For this reason, it is incredibly important that you do two things: first, place your seed potato at the right depth, and, second, “hill” soil as the plant grows.
Plant your seed potatoes directly in the pot after the risk of frost has passed. Fill your pot with about 6 inches of quality, organic potting soil. Then, place your cured seed potatoes eyes up on the soil surface. Again, make sure to allow at least 5 inches of space between each plant.
Cover the seed potatoes with 4 to 6 inches of potting oil. Too much may stress the plant as the shoot struggles to grow up to find light. But too little and there won’t be enough room for your first set of potatoes to form.
There should be plenty of room between the top of the soil and the top of the pot.
6. Keep the Soil Moist
Potatoes enjoy consistently moist soil but don’t like standing water. Because you prepared your pots with plenty of holes, drainage should not be a problem.
Check the soil moisture level each day by poking your finger under the surface. If the first inch or so is dry, then water generously. As the season heats up, you will likely have to water every day. Shoot for morning waterings to reduce evaporation and avoid your plants sitting in boggy conditions overnight.
7. Fertilize Every Two Weeks
Like other nightshades, potatoes go through nutrients rather quickly, especially in pots.
If you start off with quality, fresh potting soil, you should not have to start fertilizing until your plant is a few inches tall. Once this happens, fertilize every two weeks with a high-phosphorus vegetable fertilizer to support vigorous tuber growth.
8. “Hill” as Needed to Encourage Growth
The key to bountiful potato production is a process called “hilling.”
Because tubers form horizontally underground off the main shoot, you can increase your yield by adding more soil around the plant as it grows.
Once your plant hits 8 inches tall, add about two inches of potting soil to the container. Continue to add soil every couple of weeks, always leaving at least 6 inches of plant visible above the soil level.
Leaves that are covered will fall off and new potato-forming rhizomes will take their place.
9. Begin Harvesting After Flowers Have Bloomed
Once your plant begins to flower, you can start harvesting potatoes.
For traditional pots, this means pushing your fingers carefully into the soil and feeling for fully developed tubers. Twist and pull them out gently to avoid damaging the plant. With a potato pot, you can simply open the door and pull tubers out without disturbing the surrounding soil.
Harvesting while the plant is still alive will provide you with fresh potatoes throughout the summer. But it isn’t necessary to harvest at this point.
NOTE: Potatoes that have a greenish tint should not be eaten. This tint is proof of a high concentration of solanine, a bitter chemical that can cause digestive upset. Tubers typically only turn green if exposed to sunlight. Consistently hilling your plants will prevent this problem from occurring.
10. Complete Your Final Harvest After Plants Have Yellowed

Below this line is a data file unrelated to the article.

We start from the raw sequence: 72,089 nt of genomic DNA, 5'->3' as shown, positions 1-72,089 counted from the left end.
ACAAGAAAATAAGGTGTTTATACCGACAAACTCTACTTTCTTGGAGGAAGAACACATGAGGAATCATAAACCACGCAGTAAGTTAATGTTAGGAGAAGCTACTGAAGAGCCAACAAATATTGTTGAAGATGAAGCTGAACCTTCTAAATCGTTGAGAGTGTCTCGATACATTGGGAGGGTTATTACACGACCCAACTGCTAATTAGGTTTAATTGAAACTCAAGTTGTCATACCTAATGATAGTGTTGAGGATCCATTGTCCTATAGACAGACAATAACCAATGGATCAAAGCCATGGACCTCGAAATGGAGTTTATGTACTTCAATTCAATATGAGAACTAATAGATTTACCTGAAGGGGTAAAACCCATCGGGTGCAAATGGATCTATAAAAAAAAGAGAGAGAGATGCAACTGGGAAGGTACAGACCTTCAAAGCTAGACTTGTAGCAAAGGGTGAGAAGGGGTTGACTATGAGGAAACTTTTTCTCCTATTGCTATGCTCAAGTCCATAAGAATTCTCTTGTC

Once your plant dies, usually late summer to early fall, you can complete your final harvest.
After the plant has turned yellow, stop watering it completely. Exposure to dry conditions will cure the tubers, which will help them last longer in storage.
After a week, tip your pot over onto a tarp. You will quickly be able to find and pull out all of the potatoes your plant produced.
Wipe the potatoes down with a dry rag to remove excess soil, but don’t wash them unless you intend to use them right away. The layer of dry dirt on the skin will help preserve the tuber’s freshness and increase its shelf life.
Common Problems You Might Face
Potatoes are generally hardy and not prone to many diseases, especially when planted in pots away from other foliage. But there are still a few issues that might pop up. Here are some of the more common problems seen when growing potatoes in pots.
- Failure to Emerge – Buying good quality seed potatoes and covering them with 4 to 6 inches of warm soil should produce shoots in only a couple of weeks. Potatoes purchased at the grocery store often fail to produce shoots due to chemical additions meant to retard the sprouting process.
- Holes in Leaves or Tubers – There are a number of worms and pests that feed on potatoes and potato foliage. Cleaning pots with soapy water and using fresh potting soil each year will help prevent these issues. If you have other gardens or areas of open soil, keep your container garden separate to prevent bugs from moving between them.
- Green Tops But No Tubers – If the weather is too warm–particularly at night–during tuber production, fewer potatoes will form. Moving your pots out of the sun and into a cool area of shade in the late afternoon and then back in the morning, can help lower the overnight soil temp to encourage tuber growth.
More Container-Loving Crops
Potatoes make surprisingly good candidates for container gardening, but they aren’t the only veggies that grow well in a confined space. Check out some of our other articles on growing vegetables in pots to find out what additional varieties you can add to your new container garden.